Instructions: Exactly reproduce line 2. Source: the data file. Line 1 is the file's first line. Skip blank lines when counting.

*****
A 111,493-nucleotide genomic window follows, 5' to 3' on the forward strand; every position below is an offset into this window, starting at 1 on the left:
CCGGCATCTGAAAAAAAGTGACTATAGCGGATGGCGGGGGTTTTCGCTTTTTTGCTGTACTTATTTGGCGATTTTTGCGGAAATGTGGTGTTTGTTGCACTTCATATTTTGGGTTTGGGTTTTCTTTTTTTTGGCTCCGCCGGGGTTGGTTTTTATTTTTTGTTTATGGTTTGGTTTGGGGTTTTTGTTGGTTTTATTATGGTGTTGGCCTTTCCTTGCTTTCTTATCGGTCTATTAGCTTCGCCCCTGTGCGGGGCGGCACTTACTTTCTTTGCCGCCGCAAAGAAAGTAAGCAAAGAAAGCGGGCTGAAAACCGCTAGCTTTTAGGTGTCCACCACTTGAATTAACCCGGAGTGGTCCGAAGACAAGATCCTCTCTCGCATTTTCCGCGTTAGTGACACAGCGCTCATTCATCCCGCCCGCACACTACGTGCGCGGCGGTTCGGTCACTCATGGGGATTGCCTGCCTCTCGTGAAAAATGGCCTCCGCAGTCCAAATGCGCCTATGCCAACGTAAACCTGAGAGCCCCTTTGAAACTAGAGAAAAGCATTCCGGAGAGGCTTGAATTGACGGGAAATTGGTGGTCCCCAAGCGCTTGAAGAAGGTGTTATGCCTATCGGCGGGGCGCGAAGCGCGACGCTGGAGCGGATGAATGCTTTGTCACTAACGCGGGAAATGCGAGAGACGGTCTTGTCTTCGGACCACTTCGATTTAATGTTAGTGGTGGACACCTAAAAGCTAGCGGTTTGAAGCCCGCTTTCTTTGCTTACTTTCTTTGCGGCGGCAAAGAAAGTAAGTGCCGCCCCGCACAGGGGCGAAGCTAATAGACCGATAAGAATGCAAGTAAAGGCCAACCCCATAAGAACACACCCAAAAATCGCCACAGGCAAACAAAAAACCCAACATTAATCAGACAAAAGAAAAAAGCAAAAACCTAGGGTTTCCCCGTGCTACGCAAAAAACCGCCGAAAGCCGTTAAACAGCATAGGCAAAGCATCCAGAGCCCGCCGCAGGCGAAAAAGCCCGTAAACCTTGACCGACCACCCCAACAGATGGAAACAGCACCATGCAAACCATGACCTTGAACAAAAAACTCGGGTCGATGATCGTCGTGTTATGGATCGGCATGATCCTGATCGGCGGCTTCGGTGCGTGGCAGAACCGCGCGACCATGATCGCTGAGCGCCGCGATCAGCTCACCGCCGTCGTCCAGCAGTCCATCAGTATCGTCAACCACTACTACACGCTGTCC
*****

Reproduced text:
CCGGCATCTGAAAAAAAGTGACTATAGCGGATGGCGGGGGTTTTCGCTTTTTTGCTGTACTTATTTGGCGATTTTTGCGGAAATGTGGTGTTTGTTGCACTTCATATTTTGGGTTTGGGTTTTCTTTTTTTTGGCTCCGCCGGGGTTGGTTTTTATTTTTTGTTTATGGTTTGGTTTGGGGTTTTTGTTGGTTTTATTATGGTGTTGGCCTTTCCTTGCTTTCTTATCGGTCTATTAGCTTCGCCCCTGTGCGGGGCGGCACTTACTTTCTTTGCCGCCGCAAAGAAAGTAAGCAAAGAAAGCGGGCTGAAAACCGCTAGCTTTTAGGTGTCCACCACTTGAATTAACCCGGAGTGGTCCGAAGACAAGATCCTCTCTCGCATTTTCCGCGTTAGTGACACAGCGCTCATTCATCCCGCCCGCACACTACGTGCGCGGCGGTTCGGTCACTCATGGGGATTGCCTGCCTCTCGTGAAAAATGGCCTCCGCAGTCCAAATGCGCCTATGCCAACGTAAACCTGAGAGCCCCTTTGAAACTAGAGAAAAGCATTCCGGAGAGGCTTGAATTGACGGGAAATTGGTGGTCCCCAAGCGCTTGAAGAAGGTGTTATGCCTATCGGCGGGGCGCGAAGCGCGACGCTGGAGCGGATGAATGCTTTGTCACTAACGCGGGAAATGCGAGAGACGGTCTTGTCTTCGGACCACTTCGATTTAATGTTAGTGGTGGACACCTAAAAGCTAGCGGTTTGAAGCCCGCTTTCTTTGCTTACTTTCTTTGCGGCGGCAAAGAAAGTAAGTGCCGCCCCGCACAGGGGCGAAGCTAATAGACCGATAAGAATGCAAGTAAAGGCCAACCCCATAAGAACACACCCAAAAATCGCCACAGGCAAACAAAAAACCCAACATTAATCAGACAAAAGAAAAAAGCAAAAACCTAGGGTTTCCCCGTGCTACGCAAAAAACCGCCGAAAGCCGTTAAACAGCATAGGCAAAGCATCCAGAGCCCGCCGCAGGCGAAAAAGCCCGTAAACCTTGACCGACCACCCCAACAGATGGAAACAGCACCATGCAAACCATGACCTTGAACAAAAAACTCGGGTCGATGATCGTCGTGTTATGGATCGGCATGATCCTGATCGGCGGCTTCGGTGCGTGGCAGAACCGCGCGACCATGATCGCTGAGCGCCGCGATCAGCTCACCGCCGTCGTCCAGCAGTCCATCAGTATCGTCAACCACTACTACACGCTGTCC